The rumor mill is already turning...there are reports that Saparmuratov Niyazov [Turkmenbashi] may have been, you've guessed it..poisoned... several days before his death was announced.
Furthermore, Niyazov's personal treasurer, Aleksandr Zhadan, apparently disappeared on the day before his death. 'Very important documents' have also gone missing. Zhadan was one of Niyazov's closest and most influential personal friends, responsible for attending Niyazov's every need.
Niyazov had between $2 and $3 Bn salted away in Deutsche Bank accounts under his own personal control. DB couldn't possibly reveal how much there really is, it wouldn't be ethical would it?
Good background from Stratfor here
A few quotes:
"While his violent tendencies could hardly be compared to those of Josef Stalin, Niyazov instituted purge after purge to remove any semblance of opposition -- indeed, independent thought -- from his domain. His sense of irony often showed in his actions, such as when a railroad minister was "accidentally" run over by a train. [What a joker..]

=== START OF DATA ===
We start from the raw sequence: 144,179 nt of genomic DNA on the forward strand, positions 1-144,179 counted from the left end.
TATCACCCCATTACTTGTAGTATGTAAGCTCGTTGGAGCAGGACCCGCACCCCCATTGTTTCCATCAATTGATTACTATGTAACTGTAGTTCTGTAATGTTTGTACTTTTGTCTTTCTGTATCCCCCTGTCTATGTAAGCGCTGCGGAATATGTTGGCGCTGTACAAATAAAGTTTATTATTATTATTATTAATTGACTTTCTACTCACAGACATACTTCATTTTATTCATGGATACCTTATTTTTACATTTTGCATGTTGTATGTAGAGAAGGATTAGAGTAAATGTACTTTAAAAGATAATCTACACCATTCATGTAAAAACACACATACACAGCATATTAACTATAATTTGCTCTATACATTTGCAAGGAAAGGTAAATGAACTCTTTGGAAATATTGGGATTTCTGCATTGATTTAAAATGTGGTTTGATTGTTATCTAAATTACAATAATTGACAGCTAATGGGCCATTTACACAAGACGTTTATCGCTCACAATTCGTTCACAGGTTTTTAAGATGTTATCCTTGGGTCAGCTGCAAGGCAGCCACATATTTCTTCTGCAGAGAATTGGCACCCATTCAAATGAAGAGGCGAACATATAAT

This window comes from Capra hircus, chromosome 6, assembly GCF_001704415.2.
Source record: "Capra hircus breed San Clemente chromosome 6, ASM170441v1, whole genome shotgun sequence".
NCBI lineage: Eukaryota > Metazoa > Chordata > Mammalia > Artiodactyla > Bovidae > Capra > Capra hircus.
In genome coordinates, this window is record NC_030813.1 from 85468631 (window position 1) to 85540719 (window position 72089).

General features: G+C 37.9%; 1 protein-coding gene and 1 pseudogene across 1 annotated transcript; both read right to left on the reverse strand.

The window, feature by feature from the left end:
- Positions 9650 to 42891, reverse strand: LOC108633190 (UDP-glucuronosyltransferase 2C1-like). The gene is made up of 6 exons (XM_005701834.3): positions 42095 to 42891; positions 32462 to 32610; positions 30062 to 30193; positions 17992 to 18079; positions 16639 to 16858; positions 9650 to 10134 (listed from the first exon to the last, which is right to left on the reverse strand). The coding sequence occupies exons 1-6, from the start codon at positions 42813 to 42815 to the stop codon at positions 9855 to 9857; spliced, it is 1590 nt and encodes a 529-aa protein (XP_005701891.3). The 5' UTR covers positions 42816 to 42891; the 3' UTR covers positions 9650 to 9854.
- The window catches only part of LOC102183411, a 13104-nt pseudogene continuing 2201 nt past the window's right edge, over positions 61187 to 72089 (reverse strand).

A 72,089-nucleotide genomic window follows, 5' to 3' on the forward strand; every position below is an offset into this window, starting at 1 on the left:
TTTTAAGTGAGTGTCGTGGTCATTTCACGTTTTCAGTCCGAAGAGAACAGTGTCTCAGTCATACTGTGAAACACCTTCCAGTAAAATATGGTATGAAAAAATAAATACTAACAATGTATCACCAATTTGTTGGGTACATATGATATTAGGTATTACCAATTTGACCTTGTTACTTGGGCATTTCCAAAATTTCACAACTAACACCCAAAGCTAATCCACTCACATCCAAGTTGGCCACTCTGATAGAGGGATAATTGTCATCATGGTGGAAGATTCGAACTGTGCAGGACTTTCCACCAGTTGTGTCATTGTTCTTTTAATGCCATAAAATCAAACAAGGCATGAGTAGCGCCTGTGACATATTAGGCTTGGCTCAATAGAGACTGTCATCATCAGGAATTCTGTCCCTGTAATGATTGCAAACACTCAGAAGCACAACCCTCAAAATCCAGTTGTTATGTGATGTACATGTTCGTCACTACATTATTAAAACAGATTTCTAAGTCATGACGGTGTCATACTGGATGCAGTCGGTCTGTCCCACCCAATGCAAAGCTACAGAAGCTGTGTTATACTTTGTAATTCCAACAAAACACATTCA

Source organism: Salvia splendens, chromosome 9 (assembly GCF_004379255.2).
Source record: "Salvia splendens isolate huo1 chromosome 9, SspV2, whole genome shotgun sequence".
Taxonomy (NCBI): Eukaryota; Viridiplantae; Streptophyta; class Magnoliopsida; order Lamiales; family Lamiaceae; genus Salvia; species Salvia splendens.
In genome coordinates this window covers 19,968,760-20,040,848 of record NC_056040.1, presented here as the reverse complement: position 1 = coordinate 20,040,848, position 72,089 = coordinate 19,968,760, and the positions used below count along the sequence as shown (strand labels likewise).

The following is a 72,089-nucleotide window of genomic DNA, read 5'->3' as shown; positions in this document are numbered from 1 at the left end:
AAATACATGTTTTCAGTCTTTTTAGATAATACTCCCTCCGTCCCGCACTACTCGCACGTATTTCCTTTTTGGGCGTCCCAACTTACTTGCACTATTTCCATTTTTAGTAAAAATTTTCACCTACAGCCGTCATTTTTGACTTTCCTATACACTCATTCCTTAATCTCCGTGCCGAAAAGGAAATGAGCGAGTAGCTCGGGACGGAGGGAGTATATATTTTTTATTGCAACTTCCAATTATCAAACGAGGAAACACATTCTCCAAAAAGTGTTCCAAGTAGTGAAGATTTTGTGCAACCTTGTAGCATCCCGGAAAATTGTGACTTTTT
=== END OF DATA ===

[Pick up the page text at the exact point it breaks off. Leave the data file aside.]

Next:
But the economic implications of Niyazov's demise are merely the tip of the geopolitical iceberg. What will soon begin is a free-for-all over the future of the territory.
Russia must have Turkmen natural gas to keep its policy of using energy as a foreign policy hammer going; replacing Turkmen supplies would take a decade and tens of billions of dollars in cash that Gazprom simply does not have. This policy is the foundation of Russia's grand strategy, and there is little Moscow would not do to ensure that it gets its way.
For Iran, Turkmenbashi's death presents an opportunity. Turkmenistan is the borderland between the Persians on one hand and the Central Asian tribes and the Russians on the other. Historically, invasions of Persia have come from two directions: west and north. Iranian policy vis-à-vis Iraq to the west is something Stratfor has discussed at length, and in order to secure that border, Tehran has masterminded events to turn Iraq into a quagmire for the United States. To secure its north, Tehran is very likely to contemplate measures of a similar scope. Indeed, the majority of Turkmenistan's 5 million people live within a few miles of the Iranian border. [Check out a map] An invasion would be logistically simple, strategically sound and impossible for any power to counter.
Notably absent from this game is the West."
No wonder Yushchenko looked 'off color' at his brief press conference with Putin today [conducted in Russian].